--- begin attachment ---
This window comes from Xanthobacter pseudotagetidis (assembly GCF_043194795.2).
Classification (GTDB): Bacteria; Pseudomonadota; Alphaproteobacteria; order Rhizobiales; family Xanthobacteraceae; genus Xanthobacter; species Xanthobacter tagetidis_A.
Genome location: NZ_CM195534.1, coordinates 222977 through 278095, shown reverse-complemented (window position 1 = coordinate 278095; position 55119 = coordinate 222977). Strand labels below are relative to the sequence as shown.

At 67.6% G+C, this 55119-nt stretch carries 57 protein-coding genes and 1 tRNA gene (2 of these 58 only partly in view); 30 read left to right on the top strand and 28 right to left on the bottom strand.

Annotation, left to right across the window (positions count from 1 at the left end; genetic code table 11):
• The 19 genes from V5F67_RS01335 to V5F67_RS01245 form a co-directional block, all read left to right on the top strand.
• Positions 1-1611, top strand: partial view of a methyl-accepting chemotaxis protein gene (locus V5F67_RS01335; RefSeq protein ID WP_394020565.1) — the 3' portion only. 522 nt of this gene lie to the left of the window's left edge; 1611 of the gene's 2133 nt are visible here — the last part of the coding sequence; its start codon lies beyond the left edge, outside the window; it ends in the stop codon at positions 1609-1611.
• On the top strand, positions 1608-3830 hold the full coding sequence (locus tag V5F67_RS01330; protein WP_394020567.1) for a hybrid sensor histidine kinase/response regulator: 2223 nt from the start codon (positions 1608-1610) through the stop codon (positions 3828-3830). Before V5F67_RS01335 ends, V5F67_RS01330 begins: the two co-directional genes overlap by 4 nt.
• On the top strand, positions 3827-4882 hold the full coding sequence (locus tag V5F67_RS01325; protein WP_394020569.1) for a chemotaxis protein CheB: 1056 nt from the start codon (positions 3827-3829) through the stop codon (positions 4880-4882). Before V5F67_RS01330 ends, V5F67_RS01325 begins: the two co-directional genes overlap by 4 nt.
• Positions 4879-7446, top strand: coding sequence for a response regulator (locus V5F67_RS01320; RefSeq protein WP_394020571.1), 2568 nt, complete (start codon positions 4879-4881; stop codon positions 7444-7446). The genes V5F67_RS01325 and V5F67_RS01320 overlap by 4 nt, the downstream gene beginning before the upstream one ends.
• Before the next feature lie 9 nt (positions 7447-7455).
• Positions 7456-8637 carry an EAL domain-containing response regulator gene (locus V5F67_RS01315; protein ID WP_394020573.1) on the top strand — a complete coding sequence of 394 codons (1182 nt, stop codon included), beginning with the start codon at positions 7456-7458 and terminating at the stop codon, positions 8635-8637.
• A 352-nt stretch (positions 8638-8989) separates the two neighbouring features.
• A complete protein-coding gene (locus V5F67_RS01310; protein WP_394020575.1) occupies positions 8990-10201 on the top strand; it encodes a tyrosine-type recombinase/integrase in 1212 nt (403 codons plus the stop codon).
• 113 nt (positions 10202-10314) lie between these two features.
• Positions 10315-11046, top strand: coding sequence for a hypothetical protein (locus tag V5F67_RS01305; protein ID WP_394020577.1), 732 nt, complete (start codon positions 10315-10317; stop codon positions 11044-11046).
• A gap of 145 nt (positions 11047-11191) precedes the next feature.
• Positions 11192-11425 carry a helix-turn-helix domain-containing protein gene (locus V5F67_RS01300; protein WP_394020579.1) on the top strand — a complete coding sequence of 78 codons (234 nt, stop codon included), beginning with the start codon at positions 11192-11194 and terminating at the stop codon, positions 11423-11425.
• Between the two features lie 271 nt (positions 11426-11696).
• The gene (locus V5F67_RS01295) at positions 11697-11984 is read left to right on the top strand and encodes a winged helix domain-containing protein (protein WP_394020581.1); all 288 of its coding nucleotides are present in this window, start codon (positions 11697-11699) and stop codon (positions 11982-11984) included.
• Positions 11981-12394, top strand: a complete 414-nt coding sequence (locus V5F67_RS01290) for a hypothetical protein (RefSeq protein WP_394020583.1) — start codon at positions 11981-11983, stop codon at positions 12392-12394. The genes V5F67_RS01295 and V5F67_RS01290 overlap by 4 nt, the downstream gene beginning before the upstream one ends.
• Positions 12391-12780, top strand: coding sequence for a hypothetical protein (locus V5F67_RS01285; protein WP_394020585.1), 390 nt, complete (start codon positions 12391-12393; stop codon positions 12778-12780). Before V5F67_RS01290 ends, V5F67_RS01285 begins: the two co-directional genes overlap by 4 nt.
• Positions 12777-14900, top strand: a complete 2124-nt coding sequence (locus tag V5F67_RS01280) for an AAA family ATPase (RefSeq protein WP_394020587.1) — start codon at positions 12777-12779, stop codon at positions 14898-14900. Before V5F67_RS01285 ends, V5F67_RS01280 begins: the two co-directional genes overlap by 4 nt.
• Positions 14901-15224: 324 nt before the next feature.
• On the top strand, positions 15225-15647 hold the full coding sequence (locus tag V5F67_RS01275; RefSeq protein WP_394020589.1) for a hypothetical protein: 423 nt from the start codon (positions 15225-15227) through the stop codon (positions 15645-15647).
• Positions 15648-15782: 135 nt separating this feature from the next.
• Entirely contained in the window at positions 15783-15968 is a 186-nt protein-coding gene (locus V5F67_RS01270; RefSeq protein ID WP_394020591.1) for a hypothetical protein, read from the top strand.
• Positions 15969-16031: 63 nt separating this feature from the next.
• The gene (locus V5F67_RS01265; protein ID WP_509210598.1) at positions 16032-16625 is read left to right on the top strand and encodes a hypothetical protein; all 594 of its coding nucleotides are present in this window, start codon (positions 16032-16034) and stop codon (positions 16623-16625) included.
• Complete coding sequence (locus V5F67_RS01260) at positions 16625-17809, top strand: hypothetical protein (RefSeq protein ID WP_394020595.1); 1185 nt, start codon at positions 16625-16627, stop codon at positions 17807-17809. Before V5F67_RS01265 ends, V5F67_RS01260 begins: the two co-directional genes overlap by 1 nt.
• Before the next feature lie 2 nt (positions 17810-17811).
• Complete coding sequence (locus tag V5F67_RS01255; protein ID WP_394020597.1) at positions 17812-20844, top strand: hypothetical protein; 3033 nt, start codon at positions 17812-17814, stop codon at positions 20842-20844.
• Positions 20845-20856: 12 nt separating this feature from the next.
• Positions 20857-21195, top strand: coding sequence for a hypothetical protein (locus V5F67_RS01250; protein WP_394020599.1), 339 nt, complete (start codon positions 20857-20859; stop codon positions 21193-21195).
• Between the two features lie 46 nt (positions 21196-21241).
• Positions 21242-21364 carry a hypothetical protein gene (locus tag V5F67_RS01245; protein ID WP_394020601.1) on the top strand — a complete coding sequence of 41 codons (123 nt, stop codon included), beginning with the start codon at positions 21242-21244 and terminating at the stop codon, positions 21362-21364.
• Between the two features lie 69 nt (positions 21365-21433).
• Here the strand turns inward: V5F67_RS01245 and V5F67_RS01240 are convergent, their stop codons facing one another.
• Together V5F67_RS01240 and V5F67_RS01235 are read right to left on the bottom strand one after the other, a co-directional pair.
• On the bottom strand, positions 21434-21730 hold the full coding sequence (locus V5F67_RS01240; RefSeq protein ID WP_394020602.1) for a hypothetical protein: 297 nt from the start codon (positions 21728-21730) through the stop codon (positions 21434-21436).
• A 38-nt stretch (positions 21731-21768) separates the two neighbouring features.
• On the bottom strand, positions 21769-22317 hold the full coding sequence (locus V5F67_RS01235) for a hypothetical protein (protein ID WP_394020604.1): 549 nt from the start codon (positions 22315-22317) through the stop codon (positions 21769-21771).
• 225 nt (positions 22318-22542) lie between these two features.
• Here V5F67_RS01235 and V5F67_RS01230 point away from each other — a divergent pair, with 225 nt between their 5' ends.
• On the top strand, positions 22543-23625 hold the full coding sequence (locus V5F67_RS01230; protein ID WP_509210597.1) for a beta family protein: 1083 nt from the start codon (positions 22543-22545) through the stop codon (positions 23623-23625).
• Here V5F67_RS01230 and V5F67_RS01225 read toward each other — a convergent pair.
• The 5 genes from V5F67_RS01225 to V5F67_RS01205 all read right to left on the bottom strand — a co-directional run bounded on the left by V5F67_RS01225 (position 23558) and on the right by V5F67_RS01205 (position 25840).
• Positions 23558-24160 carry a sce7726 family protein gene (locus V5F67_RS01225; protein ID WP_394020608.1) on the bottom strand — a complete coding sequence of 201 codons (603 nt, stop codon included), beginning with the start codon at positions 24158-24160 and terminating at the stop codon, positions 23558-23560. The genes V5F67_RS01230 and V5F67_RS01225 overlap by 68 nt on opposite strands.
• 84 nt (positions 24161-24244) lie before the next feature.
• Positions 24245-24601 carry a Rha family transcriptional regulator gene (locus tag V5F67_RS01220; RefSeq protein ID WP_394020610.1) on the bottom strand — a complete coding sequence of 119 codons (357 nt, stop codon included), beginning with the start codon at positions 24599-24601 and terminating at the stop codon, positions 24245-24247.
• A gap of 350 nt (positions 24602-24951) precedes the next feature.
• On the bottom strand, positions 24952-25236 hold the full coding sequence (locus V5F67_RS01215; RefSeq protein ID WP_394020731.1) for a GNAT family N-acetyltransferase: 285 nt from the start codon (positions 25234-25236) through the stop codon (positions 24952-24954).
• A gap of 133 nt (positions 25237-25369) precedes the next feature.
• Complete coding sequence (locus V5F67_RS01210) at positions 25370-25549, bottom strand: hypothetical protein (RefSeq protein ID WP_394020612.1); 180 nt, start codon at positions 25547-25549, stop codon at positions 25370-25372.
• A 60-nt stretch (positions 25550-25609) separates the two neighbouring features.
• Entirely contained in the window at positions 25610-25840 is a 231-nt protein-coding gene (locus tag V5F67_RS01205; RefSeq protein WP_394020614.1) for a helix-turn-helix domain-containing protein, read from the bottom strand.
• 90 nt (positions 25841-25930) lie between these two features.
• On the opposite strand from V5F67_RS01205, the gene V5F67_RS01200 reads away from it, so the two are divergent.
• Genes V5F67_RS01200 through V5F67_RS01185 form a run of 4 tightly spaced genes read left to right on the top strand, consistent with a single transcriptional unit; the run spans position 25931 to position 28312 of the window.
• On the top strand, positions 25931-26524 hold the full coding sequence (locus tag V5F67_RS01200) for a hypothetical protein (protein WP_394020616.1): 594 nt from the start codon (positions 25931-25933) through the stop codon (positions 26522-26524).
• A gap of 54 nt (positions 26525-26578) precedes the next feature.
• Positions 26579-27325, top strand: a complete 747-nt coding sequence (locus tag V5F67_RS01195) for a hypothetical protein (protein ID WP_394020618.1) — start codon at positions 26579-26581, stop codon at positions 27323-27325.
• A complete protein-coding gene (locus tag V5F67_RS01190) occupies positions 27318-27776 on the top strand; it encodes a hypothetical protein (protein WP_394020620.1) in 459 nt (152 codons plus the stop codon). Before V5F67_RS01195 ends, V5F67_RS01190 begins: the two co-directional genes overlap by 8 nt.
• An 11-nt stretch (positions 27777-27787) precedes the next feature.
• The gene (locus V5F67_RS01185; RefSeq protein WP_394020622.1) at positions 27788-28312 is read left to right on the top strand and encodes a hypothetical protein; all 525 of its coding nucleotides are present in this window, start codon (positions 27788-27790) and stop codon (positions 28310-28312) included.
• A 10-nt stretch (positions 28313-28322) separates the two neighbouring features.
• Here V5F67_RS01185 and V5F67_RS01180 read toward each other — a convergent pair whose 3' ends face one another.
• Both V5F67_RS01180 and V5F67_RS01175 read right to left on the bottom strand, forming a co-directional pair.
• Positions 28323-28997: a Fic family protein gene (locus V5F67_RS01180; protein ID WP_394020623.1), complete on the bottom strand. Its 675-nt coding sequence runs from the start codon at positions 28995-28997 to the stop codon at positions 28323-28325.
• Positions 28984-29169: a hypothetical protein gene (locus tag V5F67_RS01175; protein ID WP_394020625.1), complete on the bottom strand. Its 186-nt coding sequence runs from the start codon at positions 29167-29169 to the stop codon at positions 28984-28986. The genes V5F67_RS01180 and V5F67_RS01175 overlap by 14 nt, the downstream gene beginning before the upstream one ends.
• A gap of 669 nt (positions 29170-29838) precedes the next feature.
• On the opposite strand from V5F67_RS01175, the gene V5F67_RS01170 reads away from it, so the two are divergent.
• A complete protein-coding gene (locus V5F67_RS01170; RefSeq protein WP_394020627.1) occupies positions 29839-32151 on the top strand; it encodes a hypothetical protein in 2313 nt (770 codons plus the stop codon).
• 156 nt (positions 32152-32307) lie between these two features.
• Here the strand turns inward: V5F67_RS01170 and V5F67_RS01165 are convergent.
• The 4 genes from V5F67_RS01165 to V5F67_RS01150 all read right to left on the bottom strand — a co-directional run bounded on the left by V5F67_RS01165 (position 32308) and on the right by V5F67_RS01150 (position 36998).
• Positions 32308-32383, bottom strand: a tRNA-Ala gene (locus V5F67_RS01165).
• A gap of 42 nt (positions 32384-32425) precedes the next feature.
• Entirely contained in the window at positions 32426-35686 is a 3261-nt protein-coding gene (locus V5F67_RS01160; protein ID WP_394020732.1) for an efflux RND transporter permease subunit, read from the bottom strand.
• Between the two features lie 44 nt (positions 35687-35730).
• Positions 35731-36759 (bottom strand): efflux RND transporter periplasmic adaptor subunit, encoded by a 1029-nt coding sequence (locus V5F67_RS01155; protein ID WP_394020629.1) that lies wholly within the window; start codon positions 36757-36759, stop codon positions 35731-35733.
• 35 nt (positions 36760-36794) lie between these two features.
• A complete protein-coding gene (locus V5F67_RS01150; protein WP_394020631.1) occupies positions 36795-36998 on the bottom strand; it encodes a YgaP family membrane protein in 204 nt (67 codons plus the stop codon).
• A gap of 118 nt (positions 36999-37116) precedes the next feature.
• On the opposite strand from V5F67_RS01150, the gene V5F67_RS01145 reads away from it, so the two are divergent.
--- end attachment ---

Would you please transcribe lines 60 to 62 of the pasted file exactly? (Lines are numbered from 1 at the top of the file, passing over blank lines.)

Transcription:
• On the top strand, positions 25931-26524 hold the full coding sequence (locus tag V5F67_RS01200) for a hypothetical protein (protein WP_394020616.1): 594 nt from the start codon (positions 25931-25933) through the stop codon (positions 26522-26524).
• A gap of 54 nt (positions 26525-26578) precedes the next feature.
• Positions 26579-27325, top strand: a complete 747-nt coding sequence (locus tag V5F67_RS01195) for a hypothetical protein (protein ID WP_394020618.1) — start codon at positions 26579-26581, stop codon at positions 27323-27325.